Cassandra has moved. Ugo Bardi publishes now on a new site called "The Seneca Effect."

Sunday, October 7, 2018

Could Donald Trump be the Last World Emperor? States and Empires After the End of the Fossil Age

Empires are short-lived structures created and kept together by the availability of mineral resources, fossil fuels in our times. They tend to decline and fall with the decline of the resources that created them, and that's the destiny of the current World Empire: the American one. Will new empires be possible with the gradual disappearance of the abundant mineral resources of the past? Maybe not, and Donald Trump could be the last world emperor in history.

A warlord named Sargon of Akkad was perhaps the first man in history to rule a true empire, around mid 2nd millennium BC in Mesopotamia. Before him, humans had been warring against each other for millennia, but the largest social structures they had developed were no larger than city-states. Gradually, new forms of social aggregation emerged: kingdoms and empires, structures kept together by a central government that, normally, involves a larger than life male figure, emperor or king, who runs the state machine using a combination of force, prestige, and gifts.

Sargon's Empire went through the normal destiny of the empires that came after it: glory and plunder at the beginning, then struggle, destruction and, finally, collapse. Nothing unusual for a cycle that would span millennia of human history. Taagenpera shows how empires come and go (image source)

The rise and fall of empires looks like a chemical reaction, flaring and then subsidizing, as a reaction running out of reactants -- then restarting when new reactants have accumulated. For empires, the reactants might have been mineral resources -- it may well be that Sargon's empire was the result of silver having become a standard medium of exchange in Mesopotamia. With silver, Sargon could pay his soldiers. With his soldiers, he could rob more silver. And, with more silver, he could pay even more soldiers -- and there you go: the road for glory and murder is open.

The Romans built up their stupendous empire using the gold and the silver of their mines in Spain. When the mines were exhausted, so was the Roman Empire, but it left such a deep impression that for more than a millennium people tried to rebuild it. Charlemagne built his Holy Roman Empire during the 9th century AD by means of newly discovered silver mines in Eastern Europe. Later on, during the 16th century, Charles V rekindled Charlemagne's idea with his empire on which the sun never sets, built on the gold coming from the Americas. But these empires, too, went through a cycle of growth and decline, in parallel with that of the resources which had created them.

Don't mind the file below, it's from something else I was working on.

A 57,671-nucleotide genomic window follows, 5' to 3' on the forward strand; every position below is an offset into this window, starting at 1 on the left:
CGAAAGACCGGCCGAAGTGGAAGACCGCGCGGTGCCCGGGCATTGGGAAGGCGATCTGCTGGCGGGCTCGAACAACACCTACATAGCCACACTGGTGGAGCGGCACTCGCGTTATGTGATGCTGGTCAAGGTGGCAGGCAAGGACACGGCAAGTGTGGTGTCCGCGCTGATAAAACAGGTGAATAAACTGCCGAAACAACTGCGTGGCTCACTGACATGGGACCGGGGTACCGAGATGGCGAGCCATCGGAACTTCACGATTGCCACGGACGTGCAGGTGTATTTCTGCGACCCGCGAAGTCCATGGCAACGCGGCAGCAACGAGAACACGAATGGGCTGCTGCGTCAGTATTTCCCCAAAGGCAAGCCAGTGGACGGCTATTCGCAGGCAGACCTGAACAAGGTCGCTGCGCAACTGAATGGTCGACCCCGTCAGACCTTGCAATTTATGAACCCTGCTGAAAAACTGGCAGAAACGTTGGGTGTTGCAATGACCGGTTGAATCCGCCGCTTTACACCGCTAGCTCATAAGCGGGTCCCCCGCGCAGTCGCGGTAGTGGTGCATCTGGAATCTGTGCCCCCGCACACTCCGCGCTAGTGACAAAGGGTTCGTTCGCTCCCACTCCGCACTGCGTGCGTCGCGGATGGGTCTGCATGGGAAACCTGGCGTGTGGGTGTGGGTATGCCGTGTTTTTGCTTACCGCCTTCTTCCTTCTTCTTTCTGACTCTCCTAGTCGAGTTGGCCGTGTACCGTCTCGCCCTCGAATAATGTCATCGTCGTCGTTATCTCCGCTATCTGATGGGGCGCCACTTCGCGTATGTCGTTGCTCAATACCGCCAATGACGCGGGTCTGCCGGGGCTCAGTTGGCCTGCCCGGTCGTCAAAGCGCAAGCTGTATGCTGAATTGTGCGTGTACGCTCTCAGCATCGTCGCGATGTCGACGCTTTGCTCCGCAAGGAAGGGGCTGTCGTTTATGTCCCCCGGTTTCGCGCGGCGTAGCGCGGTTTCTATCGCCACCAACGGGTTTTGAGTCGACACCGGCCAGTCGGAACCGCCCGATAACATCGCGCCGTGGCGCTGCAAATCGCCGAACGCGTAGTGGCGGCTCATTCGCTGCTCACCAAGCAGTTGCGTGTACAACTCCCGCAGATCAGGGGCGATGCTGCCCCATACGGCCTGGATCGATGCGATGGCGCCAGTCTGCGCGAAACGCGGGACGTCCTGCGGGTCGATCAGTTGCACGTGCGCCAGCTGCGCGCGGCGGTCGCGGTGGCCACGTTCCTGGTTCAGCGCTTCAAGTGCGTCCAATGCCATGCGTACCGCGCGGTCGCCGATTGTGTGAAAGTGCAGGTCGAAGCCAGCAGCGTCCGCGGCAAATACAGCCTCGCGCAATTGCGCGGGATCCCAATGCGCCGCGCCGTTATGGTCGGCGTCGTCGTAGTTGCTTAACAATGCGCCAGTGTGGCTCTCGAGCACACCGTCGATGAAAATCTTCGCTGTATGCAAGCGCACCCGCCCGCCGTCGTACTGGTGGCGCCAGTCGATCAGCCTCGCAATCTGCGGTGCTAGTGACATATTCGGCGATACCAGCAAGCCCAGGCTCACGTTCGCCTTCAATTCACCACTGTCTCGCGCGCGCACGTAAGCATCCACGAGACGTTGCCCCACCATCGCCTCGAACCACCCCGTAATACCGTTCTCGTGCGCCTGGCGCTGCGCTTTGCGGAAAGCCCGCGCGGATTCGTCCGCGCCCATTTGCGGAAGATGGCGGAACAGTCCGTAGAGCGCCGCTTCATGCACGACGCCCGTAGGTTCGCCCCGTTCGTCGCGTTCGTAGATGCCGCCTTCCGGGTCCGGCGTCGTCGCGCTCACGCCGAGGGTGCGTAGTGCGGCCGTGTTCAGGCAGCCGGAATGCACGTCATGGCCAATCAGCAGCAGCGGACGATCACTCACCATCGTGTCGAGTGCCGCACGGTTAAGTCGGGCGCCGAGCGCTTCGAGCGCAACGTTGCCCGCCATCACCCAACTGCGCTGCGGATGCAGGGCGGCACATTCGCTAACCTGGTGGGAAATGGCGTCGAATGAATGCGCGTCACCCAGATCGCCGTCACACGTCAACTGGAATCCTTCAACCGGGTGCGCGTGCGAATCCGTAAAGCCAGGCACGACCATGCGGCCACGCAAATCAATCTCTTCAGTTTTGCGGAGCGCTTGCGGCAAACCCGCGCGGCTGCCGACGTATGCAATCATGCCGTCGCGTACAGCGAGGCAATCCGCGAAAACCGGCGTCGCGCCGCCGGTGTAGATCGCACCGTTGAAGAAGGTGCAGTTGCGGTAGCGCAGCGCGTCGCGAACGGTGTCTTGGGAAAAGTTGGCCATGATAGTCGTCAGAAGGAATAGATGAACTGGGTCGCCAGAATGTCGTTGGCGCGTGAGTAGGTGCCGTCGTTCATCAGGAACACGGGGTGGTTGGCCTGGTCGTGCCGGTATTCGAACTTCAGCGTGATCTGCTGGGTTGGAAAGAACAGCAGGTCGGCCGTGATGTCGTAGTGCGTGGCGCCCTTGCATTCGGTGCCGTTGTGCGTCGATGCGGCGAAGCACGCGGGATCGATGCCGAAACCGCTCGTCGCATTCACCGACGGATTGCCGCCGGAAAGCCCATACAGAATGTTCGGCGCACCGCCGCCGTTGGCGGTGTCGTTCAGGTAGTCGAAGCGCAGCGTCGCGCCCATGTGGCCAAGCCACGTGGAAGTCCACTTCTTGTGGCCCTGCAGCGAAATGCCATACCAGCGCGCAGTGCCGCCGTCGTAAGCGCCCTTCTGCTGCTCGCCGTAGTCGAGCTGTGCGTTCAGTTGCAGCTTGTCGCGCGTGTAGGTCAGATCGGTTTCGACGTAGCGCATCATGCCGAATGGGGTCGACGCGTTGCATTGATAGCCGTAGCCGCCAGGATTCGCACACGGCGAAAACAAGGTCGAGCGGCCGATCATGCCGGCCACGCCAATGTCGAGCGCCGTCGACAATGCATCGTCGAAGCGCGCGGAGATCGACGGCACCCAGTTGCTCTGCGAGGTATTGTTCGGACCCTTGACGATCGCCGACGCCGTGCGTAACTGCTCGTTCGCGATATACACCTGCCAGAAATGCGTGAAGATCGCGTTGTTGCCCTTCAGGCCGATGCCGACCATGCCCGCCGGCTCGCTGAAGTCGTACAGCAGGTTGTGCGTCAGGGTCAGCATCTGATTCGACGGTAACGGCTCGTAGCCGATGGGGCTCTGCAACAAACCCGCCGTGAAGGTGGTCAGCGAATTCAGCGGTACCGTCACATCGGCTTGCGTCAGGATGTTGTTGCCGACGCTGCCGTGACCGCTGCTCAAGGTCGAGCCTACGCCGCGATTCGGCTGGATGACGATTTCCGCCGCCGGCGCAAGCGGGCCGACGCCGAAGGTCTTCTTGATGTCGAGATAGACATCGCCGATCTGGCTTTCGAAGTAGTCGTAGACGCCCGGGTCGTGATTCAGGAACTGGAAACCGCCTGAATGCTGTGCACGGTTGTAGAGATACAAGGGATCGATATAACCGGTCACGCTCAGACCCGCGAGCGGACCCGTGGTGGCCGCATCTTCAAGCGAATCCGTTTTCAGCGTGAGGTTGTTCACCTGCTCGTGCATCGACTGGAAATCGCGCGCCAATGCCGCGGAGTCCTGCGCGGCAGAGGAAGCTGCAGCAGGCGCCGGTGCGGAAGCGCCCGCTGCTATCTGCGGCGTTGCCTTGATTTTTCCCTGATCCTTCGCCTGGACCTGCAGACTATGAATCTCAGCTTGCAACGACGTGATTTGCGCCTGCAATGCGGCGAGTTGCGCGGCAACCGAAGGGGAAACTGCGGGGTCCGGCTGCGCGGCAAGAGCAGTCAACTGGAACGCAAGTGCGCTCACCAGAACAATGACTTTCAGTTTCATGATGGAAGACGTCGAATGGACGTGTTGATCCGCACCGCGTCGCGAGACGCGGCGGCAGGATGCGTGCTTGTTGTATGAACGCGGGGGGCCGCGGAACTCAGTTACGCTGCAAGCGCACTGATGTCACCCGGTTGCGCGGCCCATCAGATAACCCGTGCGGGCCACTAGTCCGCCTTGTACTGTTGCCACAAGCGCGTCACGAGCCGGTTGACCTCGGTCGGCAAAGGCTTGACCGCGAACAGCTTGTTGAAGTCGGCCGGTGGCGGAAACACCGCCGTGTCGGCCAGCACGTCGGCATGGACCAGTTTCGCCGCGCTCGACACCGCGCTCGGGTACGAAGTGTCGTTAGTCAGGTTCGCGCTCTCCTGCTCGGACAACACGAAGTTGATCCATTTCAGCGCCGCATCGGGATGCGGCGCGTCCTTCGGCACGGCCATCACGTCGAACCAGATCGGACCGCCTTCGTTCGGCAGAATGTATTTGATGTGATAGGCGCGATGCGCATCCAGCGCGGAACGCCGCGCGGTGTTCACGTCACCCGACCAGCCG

The 20th century was the age of fossil empires. The British used coal to create the biggest and the most powerful empire ever built -- it faded away with the gradual decline of its coal production. Another ancient empire, Austria-Hungary, the last remnant of the concept of a European Empire, went to pieces during WWI, the only European state which didn't survive it. The attempt of Italy to re-create the Roman Empire in 1936 with the conquest of Ethiopia had the only effect of generating the shortest-lived empire in the history of the world, just five years. At least, the short saga of the Italian Empire could demonstrate that no empire can exist for long without abundant mineral resources available. With the end of WWII, only two large empires remained: the Soviet and the American one. Both were based on fossil fuels and, in particular, on the abundant crude oil they could produce. For a while, the Soviet Empire challenged the worldwide supremacy of the American Empire - but it had to give up and fold over when its oil resources became too expensive to extract and it was impossible to use them to fuel its military apparatus.

Today, the sole heir of some four and a half millennia of empire building is the American Empire, a stupendous structure that dominates the world's oceans and a large part of the world's land. But, as for older empires, the American one will last only as long as will be able to produce the resources that created it: fossil fuels. And the end can't be too far away: conventional oil production has been declining for decades in the US territory, while the production from shales can only postpone the unavoidable. It may well be that the mighty American Empire will soon follow the path of its predecessors. If this is the case, the collapse will be fast and brutal, the kind of collapse that we call sometimes "Seneca Cliff."

The whole political debate in the US reflects this situation. The Dems (or the Left) have come to embrace the Imperialist viewpoint, pursuing an aggressive foreign policy. The Reps (or the Right) are no enemies of the Empire, but many of them favor retrenching within the US national borders. There is a certain logic in these positions: the political base of the Dems is in the impoverished remnants of the middle class and, for them, the only hope of survival is the economic expansion that could come from plundering foreign countries. The Reps, instead, represent the elites and, for them, the easiest way of maintaining their dominance is to plunder the American middle class.

Donald Trump represents well the view of the elites. He seems to understand (or, at least, to sense) in which direction the wind is blowing and what he is doing, apart from the exaggerated boasting, is to try to turn the parasitic imperial economy of the United States into a self-standing national economy. Not an easy task and Trump may well fail in what he is trying to do. But history never fails: empires have always gone through a cycle of growth and collapse, it is just a question of time.